Mornings gave me more time to spend with my almost one year old daughter, Ella. She was a good baby too. She was behind in speech and social skills by eighteen months. Red flags went up everywhere. I was not going to let this happen to her as well. We changed her diet taking away milk and wheat just like her brother. We also stopped vaccinating her. By 2 ½ she had more than made up for her lost time. She rarely stops talking, has great manners and social skills and is a completely normal "neuro-typical" little girl.
Years have passed and my cute little curly blond-headed boy has grown into a very handsome 7 year old. His hair is still wavy, but a darker blond. His eyes are a very dark blue like his dad's. They are especially beautiful because he looks at you when you talk to him or when he is requesting something. I say requesting because he still cannot speak. Does this mean I've given up? No way! He has made tremendous progress with his biomedical interventions and with his traditional therapies. The biomedical interventions have made him feel better so that he can learn more in his therapy sessions. Kyle is a favorite of his therapist's because he is so smart. He is very sneaky and manipulative too. I always have to tell substitute teachers or new babysitters— "Don't let him fool you. He understands everything you say. He can't speak, but he does understand." He knows his way around a computer very well and I think it's because he can communicate with it using mouse clicks – not his voice. We suspect he can read well, but he isn't interested in reading anything other than his favorite book of that week or month.
Kyle is in the equivalent of the first grade, but in a self-contained autism classroom. It's what he needs right now. I'm sad that he has no social skills and doesn't understand emotions, gestures, or facial expressions. Being in a classroom with other autistic children means that he picks up their bad behaviors as well and has no appropriate peer role models except at Sunday School. The advantages are that it is a small classroom and teachers can spend a lot of time with him working on his communication skills – the area with which he needs the most help.
His sister is the greatest therapist we could have ever hoped for. I doubt we would have had another child after Kyle was diagnosed. The risks of another child would have been too high for us. We are so blessed to have her. She engages him daily in all sorts of activities. In many ways she is the big sister. I have to remind her many times each day that she is not the mom though—she gets pretty bossy.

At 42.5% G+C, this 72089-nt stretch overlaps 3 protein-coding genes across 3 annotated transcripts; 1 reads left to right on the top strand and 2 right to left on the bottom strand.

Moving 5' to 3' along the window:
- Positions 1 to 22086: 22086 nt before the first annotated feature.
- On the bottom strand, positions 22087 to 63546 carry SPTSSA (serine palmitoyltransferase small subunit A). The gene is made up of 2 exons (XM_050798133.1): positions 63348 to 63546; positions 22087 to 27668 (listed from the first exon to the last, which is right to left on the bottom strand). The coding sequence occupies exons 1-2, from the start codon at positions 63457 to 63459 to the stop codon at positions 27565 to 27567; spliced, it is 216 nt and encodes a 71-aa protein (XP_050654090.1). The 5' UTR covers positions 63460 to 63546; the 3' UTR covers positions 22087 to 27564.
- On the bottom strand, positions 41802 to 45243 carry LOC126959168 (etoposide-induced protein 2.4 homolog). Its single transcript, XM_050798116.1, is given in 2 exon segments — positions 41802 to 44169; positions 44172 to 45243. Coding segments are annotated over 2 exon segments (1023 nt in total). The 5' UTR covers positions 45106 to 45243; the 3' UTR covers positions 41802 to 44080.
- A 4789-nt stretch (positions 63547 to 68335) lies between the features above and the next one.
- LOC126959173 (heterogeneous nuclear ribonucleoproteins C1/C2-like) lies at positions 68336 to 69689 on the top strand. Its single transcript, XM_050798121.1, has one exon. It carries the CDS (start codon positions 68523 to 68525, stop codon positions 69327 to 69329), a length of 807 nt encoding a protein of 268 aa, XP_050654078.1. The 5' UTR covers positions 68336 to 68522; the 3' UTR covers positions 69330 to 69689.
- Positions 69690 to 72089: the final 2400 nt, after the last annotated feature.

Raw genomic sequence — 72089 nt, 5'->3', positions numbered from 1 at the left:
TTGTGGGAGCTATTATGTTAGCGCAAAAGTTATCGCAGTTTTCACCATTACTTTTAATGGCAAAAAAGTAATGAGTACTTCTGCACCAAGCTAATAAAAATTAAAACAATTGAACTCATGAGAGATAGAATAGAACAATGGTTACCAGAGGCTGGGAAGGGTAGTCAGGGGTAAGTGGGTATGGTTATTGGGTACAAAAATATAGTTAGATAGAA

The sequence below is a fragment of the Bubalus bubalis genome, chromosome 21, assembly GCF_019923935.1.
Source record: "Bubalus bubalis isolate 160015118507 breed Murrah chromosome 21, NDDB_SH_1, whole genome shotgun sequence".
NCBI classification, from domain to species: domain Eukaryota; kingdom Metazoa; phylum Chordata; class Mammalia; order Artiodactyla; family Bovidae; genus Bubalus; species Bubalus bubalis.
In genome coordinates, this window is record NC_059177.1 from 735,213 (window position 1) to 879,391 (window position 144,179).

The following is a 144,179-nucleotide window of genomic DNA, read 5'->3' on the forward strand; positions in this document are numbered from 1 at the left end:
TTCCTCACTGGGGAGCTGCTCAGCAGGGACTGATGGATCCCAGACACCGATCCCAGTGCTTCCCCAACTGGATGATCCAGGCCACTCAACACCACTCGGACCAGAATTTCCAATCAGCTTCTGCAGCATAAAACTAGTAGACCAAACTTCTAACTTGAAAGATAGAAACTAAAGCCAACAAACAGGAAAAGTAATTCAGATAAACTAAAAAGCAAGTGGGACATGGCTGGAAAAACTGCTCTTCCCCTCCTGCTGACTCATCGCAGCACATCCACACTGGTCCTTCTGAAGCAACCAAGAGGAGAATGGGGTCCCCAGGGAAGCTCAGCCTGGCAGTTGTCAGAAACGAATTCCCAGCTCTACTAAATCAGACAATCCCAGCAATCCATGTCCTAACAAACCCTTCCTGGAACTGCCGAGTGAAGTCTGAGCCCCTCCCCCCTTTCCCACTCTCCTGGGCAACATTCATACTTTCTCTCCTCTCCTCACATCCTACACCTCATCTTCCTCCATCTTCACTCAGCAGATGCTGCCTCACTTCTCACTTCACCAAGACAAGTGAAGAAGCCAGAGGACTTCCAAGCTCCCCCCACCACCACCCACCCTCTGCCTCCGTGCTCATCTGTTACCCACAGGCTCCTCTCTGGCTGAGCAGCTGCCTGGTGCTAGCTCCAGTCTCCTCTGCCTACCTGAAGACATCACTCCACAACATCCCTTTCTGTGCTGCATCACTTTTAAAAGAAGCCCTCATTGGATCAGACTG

My life is not what I had thought it would ever be. I was managing an engineering department and traveling the world for work. After the twin towers were hit, my husband decided to go active duty in the Navy. I became a stay-at-home mom and it was a very hard adjustment to make. Now I can't imagine how any mom can work full time and take care of the kids – especially a kid with a schedule as busy as Kyle's therapy schedule. Kyle's autism and food intolerances peaked my interest in nutrition and the science of whole foods. Our whole family eats well and is much healthier than we would have been had Kyle not had autism. When I'm not driving to therapy I'm kept very busy with my favorite autism organizations the Autism Research Institute and Talk About Curing Autism. I want to make sure that parents get all the information they need to make informed decisions about their children with autism. I hope and pray for the day when this "job" will no longer be necessary.
Autistic children are recovering all over the world. Kyle may not recover, he may never speak, he may always be in special education—but he does have a college fund we put money into every month. We can see Kyle's potential. We are searching for the missing stone on his road to recovery. We may find it, we may not. But, I will not give up on Kyle. Ever.


Very interesting and tragic story in this article.
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It is a very hard road but we

It is a very hard road but we must do it. We do for health of our children and that give us hope.
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Just Thanks.

Thank you for sharing your experience. I feel like there is layers of support services, politics, and discussion about Autism. Stories like yours remind people in the general public and organizations that provide assistance and support services what parents are striving for. There can be so much noise. Your story blew it all away for me.

I wish we could stick a story (like a nutrition label) on ever service, product, dietary supplement, treatment, etc to remind us there is a face, a father, a sister, a mother that it is helping. Such a label would make everyday things like a loaf of gluten-free bread seem extraordinary.

an update

I should really post an update to this article soon. In short, my son at almost 9 now has had an amazing year and he IS starting to talk.

Hi Lisa

We would love to hear the updated version!!! You have done so much for your son and he will continue to make improvements. I look forward to seeing you in 2010 in Chicago. Canadian moms are so excited to be in on recovering their children too.

Take Care

Cindy Nickerson

PS I would love to post a video of our boys...can that be done on this site??


Wow! Reading this story was like reading my familys auto biography. It is shocking how similiar our boys are. My son is five and we have been using biomedical therapy ever since he was diagnosed. He has made huge gains however he is still not speaking. I was really getting frustrated and ready to throw in the towel until I read this article. Thanks for the inspiration to keep plugging along to find that missing stone on our road to recovery. If we give up on our kids....who else is going to help them?

homeopathic constitutional treatment

I hope you will look into homeopathic constitutional treatment. There is much improvement possible; see a classical homeopath for your child's individual remedy. Have you read Amy Lansky's book "Impossible Cure"? Her son recovered fully and the book explains it well.Her website is that same name. Beautiful story, well written.